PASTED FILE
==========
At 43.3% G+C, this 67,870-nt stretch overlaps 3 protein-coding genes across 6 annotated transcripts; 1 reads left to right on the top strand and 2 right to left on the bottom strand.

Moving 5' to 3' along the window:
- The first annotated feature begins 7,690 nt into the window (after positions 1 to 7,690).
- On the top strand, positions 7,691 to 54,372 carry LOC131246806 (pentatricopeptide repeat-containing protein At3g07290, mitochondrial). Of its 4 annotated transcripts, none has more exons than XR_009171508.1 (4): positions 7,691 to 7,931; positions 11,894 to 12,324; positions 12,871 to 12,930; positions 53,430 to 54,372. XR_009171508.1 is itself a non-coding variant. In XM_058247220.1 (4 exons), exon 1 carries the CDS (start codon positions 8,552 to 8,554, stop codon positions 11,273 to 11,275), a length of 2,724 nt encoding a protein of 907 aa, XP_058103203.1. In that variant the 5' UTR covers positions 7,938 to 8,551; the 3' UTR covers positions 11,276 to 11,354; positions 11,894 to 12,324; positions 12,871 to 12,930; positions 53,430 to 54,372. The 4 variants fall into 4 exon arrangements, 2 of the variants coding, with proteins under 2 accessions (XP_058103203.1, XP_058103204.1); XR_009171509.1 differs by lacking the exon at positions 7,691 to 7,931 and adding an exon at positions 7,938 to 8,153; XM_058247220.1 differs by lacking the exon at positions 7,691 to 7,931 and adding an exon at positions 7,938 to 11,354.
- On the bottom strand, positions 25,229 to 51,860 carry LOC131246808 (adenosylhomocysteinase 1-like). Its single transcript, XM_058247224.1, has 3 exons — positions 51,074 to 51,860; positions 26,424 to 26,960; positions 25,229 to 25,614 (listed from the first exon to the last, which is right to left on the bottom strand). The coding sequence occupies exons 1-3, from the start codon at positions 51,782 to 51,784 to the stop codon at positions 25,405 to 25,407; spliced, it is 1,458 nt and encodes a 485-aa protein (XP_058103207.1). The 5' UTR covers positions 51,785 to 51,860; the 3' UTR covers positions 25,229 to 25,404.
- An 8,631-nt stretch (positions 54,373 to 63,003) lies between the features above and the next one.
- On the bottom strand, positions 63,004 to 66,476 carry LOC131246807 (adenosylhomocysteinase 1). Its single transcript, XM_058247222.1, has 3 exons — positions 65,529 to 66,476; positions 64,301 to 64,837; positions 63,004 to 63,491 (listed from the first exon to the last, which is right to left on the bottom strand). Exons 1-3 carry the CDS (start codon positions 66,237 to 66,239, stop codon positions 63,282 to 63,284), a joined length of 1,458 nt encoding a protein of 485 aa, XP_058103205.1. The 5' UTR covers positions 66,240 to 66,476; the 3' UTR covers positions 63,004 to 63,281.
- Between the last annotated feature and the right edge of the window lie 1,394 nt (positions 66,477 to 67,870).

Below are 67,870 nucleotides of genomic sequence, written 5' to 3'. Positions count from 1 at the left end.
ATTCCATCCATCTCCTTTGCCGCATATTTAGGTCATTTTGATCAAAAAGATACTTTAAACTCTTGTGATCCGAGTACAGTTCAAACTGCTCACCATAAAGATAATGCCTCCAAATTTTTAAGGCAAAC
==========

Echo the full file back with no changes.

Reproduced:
At 43.3% G+C, this 67,870-nt stretch overlaps 3 protein-coding genes across 6 annotated transcripts; 1 reads left to right on the top strand and 2 right to left on the bottom strand.

Moving 5' to 3' along the window:
- The first annotated feature begins 7,690 nt into the window (after positions 1 to 7,690).
- On the top strand, positions 7,691 to 54,372 carry LOC131246806 (pentatricopeptide repeat-containing protein At3g07290, mitochondrial). Of its 4 annotated transcripts, none has more exons than XR_009171508.1 (4): positions 7,691 to 7,931; positions 11,894 to 12,324; positions 12,871 to 12,930; positions 53,430 to 54,372. XR_009171508.1 is itself a non-coding variant. In XM_058247220.1 (4 exons), exon 1 carries the CDS (start codon positions 8,552 to 8,554, stop codon positions 11,273 to 11,275), a length of 2,724 nt encoding a protein of 907 aa, XP_058103203.1. In that variant the 5' UTR covers positions 7,938 to 8,551; the 3' UTR covers positions 11,276 to 11,354; positions 11,894 to 12,324; positions 12,871 to 12,930; positions 53,430 to 54,372. The 4 variants fall into 4 exon arrangements, 2 of the variants coding, with proteins under 2 accessions (XP_058103203.1, XP_058103204.1); XR_009171509.1 differs by lacking the exon at positions 7,691 to 7,931 and adding an exon at positions 7,938 to 8,153; XM_058247220.1 differs by lacking the exon at positions 7,691 to 7,931 and adding an exon at positions 7,938 to 11,354.
- On the bottom strand, positions 25,229 to 51,860 carry LOC131246808 (adenosylhomocysteinase 1-like). Its single transcript, XM_058247224.1, has 3 exons — positions 51,074 to 51,860; positions 26,424 to 26,960; positions 25,229 to 25,614 (listed from the first exon to the last, which is right to left on the bottom strand). The coding sequence occupies exons 1-3, from the start codon at positions 51,782 to 51,784 to the stop codon at positions 25,405 to 25,407; spliced, it is 1,458 nt and encodes a 485-aa protein (XP_058103207.1). The 5' UTR covers positions 51,785 to 51,860; the 3' UTR covers positions 25,229 to 25,404.
- An 8,631-nt stretch (positions 54,373 to 63,003) lies between the features above and the next one.
- On the bottom strand, positions 63,004 to 66,476 carry LOC131246807 (adenosylhomocysteinase 1). Its single transcript, XM_058247222.1, has 3 exons — positions 65,529 to 66,476; positions 64,301 to 64,837; positions 63,004 to 63,491 (listed from the first exon to the last, which is right to left on the bottom strand). Exons 1-3 carry the CDS (start codon positions 66,237 to 66,239, stop codon positions 63,282 to 63,284), a joined length of 1,458 nt encoding a protein of 485 aa, XP_058103205.1. The 5' UTR covers positions 66,240 to 66,476; the 3' UTR covers positions 63,004 to 63,281.
- Between the last annotated feature and the right edge of the window lie 1,394 nt (positions 66,477 to 67,870).

Below are 67,870 nucleotides of genomic sequence, written 5' to 3'. Positions count from 1 at the left end.
ATTCCATCCATCTCCTTTGCCGCATATTTAGGTCATTTTGATCAAAAAGATACTTTAAACTCTTGTGATCCGAGTACAGTTCAAACTGCTCACCATAAAGATAATGCCTCCAAATTTTTAAGGCAAAC